Broadly speaking, there aren't that many differences between a religious funeral and one that avoids any type of religious association. Family and friends come together to honour and farewell the deceased at the service, which is then followed by a cremation or burial. The real differences emerge when you need to plan the details. What do you do when a loved one wanted an atheist funeral?
A Life Well-Lived
Funeral arranging for an atheist service (also known as a secular or humanist service) results in an occasion completely free of the religious rites or discussions that can be a traditional aspect of many funerals. If the deceased didn't believe in God, their final farewell should respect this. An atheist service commemorates a life well-lived, as opposed to emphasising the notion of life after death.
Mention the Nature of the Service
It's best to mention in the funeral invitations that the service will be an atheist one. The service will generally be held at the funeral home chapel or another appropriate venue, and obviously won't take place at a church. The service will be conducted by a celebrant instead of a priest, and you might even wish to have any religious iconography removed from the funeral chapel, if possible. This is optional, but you might wish to have anything associated with faith (such as a crucifix) temporarily removed from the chapel. Ask your chosen funeral director if this is possible.
By mentioning that the service is to be an atheist one, you will set appropriate expectations for those attending. This means it won't be a surprise that there will be an absence of prayer and hymns, and the service will instead be a celebration of life. You might also wish to stipulate that anyone who speaks at the service abstains from any religious references.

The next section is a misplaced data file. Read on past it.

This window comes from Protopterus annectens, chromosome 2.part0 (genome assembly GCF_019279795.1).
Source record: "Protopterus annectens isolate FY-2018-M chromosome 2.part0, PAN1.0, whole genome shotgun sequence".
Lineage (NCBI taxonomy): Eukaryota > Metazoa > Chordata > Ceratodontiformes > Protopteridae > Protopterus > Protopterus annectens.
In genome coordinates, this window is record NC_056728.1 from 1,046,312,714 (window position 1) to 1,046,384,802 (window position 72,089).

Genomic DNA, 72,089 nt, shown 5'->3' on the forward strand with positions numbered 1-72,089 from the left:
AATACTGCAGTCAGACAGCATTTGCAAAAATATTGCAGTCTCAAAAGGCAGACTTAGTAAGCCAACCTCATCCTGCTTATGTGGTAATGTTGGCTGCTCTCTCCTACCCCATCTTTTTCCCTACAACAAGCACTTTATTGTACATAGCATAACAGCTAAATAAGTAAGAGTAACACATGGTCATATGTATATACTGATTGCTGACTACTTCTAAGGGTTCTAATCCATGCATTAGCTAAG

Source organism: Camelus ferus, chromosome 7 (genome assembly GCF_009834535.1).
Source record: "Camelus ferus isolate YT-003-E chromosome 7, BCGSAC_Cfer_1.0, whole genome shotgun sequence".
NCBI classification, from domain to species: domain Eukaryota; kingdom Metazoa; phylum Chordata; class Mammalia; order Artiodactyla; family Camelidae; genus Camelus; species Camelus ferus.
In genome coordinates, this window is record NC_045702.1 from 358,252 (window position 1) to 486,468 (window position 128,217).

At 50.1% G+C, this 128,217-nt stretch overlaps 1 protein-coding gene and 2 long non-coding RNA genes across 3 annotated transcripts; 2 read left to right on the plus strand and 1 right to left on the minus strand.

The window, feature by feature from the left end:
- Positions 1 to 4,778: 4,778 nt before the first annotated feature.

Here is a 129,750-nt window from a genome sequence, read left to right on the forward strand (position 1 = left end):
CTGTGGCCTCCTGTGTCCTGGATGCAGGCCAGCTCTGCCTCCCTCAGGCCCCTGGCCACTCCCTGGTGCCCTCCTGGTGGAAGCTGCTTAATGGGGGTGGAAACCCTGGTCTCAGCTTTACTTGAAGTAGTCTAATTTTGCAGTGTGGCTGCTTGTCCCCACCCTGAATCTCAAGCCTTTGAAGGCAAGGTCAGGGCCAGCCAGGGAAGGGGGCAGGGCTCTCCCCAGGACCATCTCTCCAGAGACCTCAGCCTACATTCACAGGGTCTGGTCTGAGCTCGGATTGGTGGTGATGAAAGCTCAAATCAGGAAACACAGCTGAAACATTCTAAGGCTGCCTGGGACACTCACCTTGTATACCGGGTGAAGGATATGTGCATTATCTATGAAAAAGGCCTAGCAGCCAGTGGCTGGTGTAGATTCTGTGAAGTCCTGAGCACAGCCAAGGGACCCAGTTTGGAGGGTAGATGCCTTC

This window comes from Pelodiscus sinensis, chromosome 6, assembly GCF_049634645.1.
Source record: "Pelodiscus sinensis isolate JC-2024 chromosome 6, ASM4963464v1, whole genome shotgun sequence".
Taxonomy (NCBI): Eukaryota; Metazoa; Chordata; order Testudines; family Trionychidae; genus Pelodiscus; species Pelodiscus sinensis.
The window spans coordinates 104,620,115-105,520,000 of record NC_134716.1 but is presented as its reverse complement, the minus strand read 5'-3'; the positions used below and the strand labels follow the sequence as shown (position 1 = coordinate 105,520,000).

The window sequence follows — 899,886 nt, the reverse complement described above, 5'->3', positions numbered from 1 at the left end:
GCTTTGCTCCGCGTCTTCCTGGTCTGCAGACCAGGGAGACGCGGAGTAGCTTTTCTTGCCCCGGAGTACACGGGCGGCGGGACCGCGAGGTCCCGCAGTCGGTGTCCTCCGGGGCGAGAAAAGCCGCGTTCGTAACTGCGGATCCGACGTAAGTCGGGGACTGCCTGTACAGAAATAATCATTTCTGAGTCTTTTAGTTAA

This is not to say that these religious references are wrong, but given that the deceased was not a believer, then dwelling upon the biblical aspects of death can be inappropriate, since they're contrary to the deceased's wishes. If someone was set on reading a passage from the bible, gently suggest that they read an excerpt from one of the deceased's favourite books instead.
When a loved one didn't believe in the existence of God, this is very much a matter of personal preference, and while you might not necessarily agree with this choice, you'll still want to honour your loved one's wishes. For more assistance, contact funeral arranging services.
Losing a child is the hardest thing anyone could ever go through – I know because it happened to me. Through the grief, I had to find new ways to breathe, to function and to live. Of course, I also had to plan a funeral and memorial service for my child. If you have lost a child or a baby or had a stillborn, you have probably shared many of these feelings. If this has just happened to you, you may be wondering what to do next. First, I extend my sympathy, and secondly, I offer you this blog to help you grieve and help you understand the basics of funeral planning. Take care.